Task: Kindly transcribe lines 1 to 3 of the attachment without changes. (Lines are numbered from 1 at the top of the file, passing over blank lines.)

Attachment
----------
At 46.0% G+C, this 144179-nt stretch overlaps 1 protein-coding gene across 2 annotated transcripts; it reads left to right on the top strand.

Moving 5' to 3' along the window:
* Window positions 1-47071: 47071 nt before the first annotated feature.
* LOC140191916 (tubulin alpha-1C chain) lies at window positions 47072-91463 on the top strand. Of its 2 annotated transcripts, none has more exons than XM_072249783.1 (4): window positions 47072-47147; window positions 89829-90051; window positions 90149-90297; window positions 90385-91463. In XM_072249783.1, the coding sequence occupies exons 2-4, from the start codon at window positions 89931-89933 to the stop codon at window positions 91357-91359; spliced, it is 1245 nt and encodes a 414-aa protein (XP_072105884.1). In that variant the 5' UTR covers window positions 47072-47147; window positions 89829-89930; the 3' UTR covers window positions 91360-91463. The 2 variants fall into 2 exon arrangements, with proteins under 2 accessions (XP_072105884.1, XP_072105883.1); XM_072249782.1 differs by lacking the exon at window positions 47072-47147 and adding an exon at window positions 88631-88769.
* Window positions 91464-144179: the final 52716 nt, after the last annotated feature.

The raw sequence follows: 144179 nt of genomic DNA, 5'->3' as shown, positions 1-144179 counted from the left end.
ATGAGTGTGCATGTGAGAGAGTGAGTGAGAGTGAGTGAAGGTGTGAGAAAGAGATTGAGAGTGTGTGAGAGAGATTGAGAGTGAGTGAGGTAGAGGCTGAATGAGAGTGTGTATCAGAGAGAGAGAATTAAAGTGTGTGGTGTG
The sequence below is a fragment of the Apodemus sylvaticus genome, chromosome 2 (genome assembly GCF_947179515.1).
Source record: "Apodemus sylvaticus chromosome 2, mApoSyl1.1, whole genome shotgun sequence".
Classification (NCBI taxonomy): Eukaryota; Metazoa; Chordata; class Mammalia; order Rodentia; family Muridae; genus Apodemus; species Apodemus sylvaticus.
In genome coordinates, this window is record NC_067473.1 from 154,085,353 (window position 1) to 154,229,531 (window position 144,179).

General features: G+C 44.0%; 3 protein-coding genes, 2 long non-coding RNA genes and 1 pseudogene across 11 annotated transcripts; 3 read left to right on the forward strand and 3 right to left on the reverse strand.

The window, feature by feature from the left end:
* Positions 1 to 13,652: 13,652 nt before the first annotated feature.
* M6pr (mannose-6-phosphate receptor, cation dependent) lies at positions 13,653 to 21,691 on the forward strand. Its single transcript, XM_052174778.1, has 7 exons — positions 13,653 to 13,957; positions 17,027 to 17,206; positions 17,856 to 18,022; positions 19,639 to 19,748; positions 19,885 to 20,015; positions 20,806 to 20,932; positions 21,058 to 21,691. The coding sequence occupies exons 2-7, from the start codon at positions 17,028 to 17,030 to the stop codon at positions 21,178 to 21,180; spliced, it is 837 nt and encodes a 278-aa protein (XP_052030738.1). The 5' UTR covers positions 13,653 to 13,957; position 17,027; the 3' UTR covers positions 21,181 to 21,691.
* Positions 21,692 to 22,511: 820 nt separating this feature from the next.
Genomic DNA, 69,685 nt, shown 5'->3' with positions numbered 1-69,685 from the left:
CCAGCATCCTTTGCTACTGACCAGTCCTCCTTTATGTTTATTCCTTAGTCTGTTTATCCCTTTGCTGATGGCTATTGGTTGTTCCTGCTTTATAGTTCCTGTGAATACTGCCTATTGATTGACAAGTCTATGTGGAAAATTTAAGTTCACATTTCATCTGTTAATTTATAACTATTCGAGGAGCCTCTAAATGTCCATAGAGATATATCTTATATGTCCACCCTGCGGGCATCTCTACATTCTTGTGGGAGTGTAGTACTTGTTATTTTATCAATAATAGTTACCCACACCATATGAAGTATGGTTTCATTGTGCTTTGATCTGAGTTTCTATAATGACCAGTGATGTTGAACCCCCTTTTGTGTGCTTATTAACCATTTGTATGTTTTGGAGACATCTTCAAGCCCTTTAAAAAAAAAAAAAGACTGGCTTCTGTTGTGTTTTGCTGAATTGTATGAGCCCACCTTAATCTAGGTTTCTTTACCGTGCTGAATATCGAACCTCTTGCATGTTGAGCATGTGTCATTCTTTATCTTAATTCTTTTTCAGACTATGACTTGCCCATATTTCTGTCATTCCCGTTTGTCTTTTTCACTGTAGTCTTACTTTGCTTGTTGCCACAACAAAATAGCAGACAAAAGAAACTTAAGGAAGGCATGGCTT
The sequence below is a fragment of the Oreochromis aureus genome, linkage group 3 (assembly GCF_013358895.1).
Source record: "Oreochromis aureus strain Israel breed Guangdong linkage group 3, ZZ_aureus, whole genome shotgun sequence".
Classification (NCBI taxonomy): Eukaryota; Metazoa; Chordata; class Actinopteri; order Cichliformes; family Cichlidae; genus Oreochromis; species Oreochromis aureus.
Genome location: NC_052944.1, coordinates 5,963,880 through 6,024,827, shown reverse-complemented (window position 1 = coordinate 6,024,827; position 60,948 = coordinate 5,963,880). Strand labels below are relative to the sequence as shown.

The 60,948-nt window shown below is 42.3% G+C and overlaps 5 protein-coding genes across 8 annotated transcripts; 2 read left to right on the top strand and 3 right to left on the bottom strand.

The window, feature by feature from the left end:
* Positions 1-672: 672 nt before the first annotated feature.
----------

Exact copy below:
At 46.0% G+C, this 144179-nt stretch overlaps 1 protein-coding gene across 2 annotated transcripts; it reads left to right on the top strand.

Moving 5' to 3' along the window:
* Window positions 1-47071: 47071 nt before the first annotated feature.